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JUST Cars 11/07/2012
Continuing the lineage started with the 240Z in 1970, what would become the fifth generation of Nissan’s ‘Z’ sportscar was first revealed in 2001.
For most of the 1990s, Nissan had been lukewarm about keeping their iconic Z badge going, shelving the idea until as late as 1997, and only committing to launching a new generation of their sports 2-seater in 1999. The financial stability that came with the alliance with Renault, announced in the same year, may have been the trigger for Nissan to look at smaller volume cars like the Z, but demand, particularly in the USA, showed there was still a strong market for the car.
The first hint of the new Z appeared at the North American Auto Show in 1999. While other markets had embraced the Skyline as Nissan’s ‘hero’ car, America still loved the Z, and Nissan Design International (USA) created their own take on what a new Z might look like. Closer to the original 240Z in style and execution than the more recent 300ZX, the design didn’t find many fans at Nissan HQ in Japan. A new concept, the result of a joint effort between Nissan’s European, Japanese and American design studios (but predominantly a Japanese design), was unveiled in early 2001, with the production version of the fifth generation ‘Z33’ Nissan 2-seater revealed at the Tokyo Auto Show later that same year.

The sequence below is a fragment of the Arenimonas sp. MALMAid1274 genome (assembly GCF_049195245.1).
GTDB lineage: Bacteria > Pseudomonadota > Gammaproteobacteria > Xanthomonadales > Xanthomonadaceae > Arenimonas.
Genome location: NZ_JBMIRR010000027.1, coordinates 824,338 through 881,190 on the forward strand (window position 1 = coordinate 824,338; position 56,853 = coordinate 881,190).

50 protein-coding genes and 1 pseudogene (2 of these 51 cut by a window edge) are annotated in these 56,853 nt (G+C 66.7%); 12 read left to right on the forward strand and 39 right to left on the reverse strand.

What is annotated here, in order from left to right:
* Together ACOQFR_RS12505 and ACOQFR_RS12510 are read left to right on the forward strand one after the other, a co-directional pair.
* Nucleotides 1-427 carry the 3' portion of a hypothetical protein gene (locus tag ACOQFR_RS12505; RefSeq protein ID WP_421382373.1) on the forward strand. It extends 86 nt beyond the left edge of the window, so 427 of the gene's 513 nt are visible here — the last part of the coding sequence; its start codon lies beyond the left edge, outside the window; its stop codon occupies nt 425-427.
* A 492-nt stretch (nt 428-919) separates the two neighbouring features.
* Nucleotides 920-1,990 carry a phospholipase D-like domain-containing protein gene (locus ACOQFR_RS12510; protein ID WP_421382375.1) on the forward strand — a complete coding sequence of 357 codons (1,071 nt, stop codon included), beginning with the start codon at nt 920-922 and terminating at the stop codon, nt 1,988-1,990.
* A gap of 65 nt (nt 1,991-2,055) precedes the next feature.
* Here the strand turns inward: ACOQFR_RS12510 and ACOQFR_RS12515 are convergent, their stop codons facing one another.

The overall design of the new sports coupe, which carried the traditional ‘Fairlady Z’ label in Japan, and ‘350Z’ tag for all other markets, was solid and chunky. ‘Muscular’ was the word often used to describe the bold flared wheelarches and cleaner, more unified treatment of both the front and back end. Power for the production models came from Nissan’s already extant VG35DE 3.5-litre DOHC alloy V6 engine, mated to either a six speed manual or five speed automatic transmission driving the rear wheels. With much of the engine positioned behind the front axle, the 350Z had a near perfect front-rear weight distribution, which made for exceptionally good handling. Firm suspension, traction control, speed-sensitive power steering, ABS and EBD made the 350Z very much a driver’s car, and one that was agreed to be a worthy inheritor of the Z badge.
The first production Zs went on sale in Japan in 2002, with most other markets, including Australia, receiving their first allocation in 2003. Two variants were available locally: ‘Touring’; and ‘Track’. The Touring was well-appointed, with 17-inch 7-spoke alloy wheels, leather interior, fully-adjustable heated seats, six airbags, drilled alloy pedals and a seven-speaker six-stack CD Bose sound system. The Track featured all this, too, but with 18-inch 6-spoke wheels and larger tyres, subtle front and rear spoilers, larger brake discs with Brembo calipers, VDC electronic stability control and was only available with the manual transmission. A convertible 350Z was unveiled in mid-2003, and joined the local lineup soon after.
Aside from some colour and trim changes, there were few variations in the 350Z lineup until 2005, when one important upgrade was made. Criticism over the notchy, imprecise changing for the close-ratio manual transmission was finally addressed, with the 2005 models offering easier, smoother shifting. Automatics added Downshift Rev Matching, which offered faster, smoother downshifting, in turn delivering more chassis balance when cornering. Interior upgrades for 2005 included a new polished aluminium look finish to selected interior trim items, while on the outside, heated door mirrors became standard.